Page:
Imagine a fridge and a bunch of random foods. I want to take one food item, automatically put it somewhere in the fridge, and repeat. I can stop at any time.

Basically, the filled fridge should look like it has been gradually stocked over the course of a week or so (as opposed to deliberately organized at once) by a calm human being (as opposed to by someone who's just thrown things into it).

Formally, this procedure has to satisfy the following:

  • Similar items should stack or be next to each other given that there is sufficient space (ex. egg cartons cases go in one stack, 2L milk cartons go side by side)
  • Other items should not stack until there is no more space left at the bottom
  • Placed items should be as upright as possible (ex. plastic-wrapped leftovers shouldn't be sideways), unless limited space requires rotation
  • Items should be put somewhere in the center of the fridge when it is relatively empty (instead of being squished to one side)
  • The procedure should automatically stop when the fridge no longer has any room left

Ignoring any dividing racks that may be present in the fridge (say it's just one big container), how should this be done? What variables would I need to define with an Item, and/or what algorithms should I use to determine where to put the next item and how to find out which angle of rotation will give me the fit?


2 Answers 2


This appears to be a "do my homework for me" type of question. There is no special algorithm or a clear answer. Still, it's a somewhat interesting piece of homework. :)

And since there is no special algorithm, I'd implement it using the equivalent of constraint relaxation in physics. All the things you have stated as requirements are rules, or constraints. Which basically means that you can insert any new item anywhere, and then adjust the positions of all items to fit the rules:

  • Items too close to each other? Move them further apart.
  • Eggs are placed near some milk cartons and now you've got no space for more milk? Swap them.
  • Can't insert a new item because of lack of continuous space? Move other items closer together, trying to make space at the best-fit position first.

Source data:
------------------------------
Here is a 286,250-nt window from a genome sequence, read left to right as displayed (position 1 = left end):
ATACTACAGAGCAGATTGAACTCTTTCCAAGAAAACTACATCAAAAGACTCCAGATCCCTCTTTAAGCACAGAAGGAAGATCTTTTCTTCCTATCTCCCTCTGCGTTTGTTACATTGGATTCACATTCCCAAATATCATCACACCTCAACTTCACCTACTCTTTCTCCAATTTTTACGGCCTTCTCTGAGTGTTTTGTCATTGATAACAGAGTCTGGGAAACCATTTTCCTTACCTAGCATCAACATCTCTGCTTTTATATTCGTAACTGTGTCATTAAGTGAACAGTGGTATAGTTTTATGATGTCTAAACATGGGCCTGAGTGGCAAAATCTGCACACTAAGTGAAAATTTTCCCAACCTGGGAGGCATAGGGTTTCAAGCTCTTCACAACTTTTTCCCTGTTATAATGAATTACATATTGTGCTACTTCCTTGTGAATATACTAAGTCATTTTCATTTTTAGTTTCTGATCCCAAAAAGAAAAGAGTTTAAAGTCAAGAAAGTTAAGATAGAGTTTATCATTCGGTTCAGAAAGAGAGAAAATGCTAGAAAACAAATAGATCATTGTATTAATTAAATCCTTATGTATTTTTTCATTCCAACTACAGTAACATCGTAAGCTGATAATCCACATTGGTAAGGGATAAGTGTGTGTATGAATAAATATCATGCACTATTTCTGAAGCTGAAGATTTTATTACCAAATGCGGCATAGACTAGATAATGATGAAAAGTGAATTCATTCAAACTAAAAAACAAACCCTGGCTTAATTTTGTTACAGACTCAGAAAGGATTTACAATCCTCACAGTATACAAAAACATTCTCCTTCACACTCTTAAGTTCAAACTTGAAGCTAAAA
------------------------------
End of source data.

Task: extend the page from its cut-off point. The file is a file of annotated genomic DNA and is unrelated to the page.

Just like in real life people have limited amount of time and interest to deal with their fridges, you can assign a cost to every action and use that to limit the number of actions to take.

The complexity of the simulation is very much up to you, though. I wouldn't go for packing algorithms for placement, at least not at first - moving things further apart or closer together is much easier to do on a straight line, followed by collision resolution of convex polygons. It's pretty much unnecessary for a tiled grid of the right size, so that's a good option as well.

The reason for me being against packing algorithms is that every one of them I've seen requires a complete repack of all items on any change, always tightly together, which I think you wanted to avoid. Since most packing algorithms tend to fill a side or two first, scaling the packed data to the full size for proper spacing probably won't work as well.


You might want to look into Packing Problems, specifically Bin Packing (google for more sources).

Angle of rotation is a little more difficult and the easiest you can do is to use an axis-aligned bounding box (AABB) to represent objects with non-axis-aligned orientations. These AABBs then are what you pack:

enter image description here

...which means things will look a little strange, with spaces between the objects (space between blue and red wireframes in diagram). For better accuracy than this, you'd have to use some sort of physics engine, place the object and let it settle according to it's actual shape and the shapes of its neighbours, and then lock the physics state to ensure no further perturbations - a lot of trouble but perhaps worth it for you. If you want accuracy, a physics engine is the only sane approach.

As for uprightness, placing near centre etc., it should become clear to you how to tackle those issues once you have basic bin packing working, which applies whether or not you use physics.


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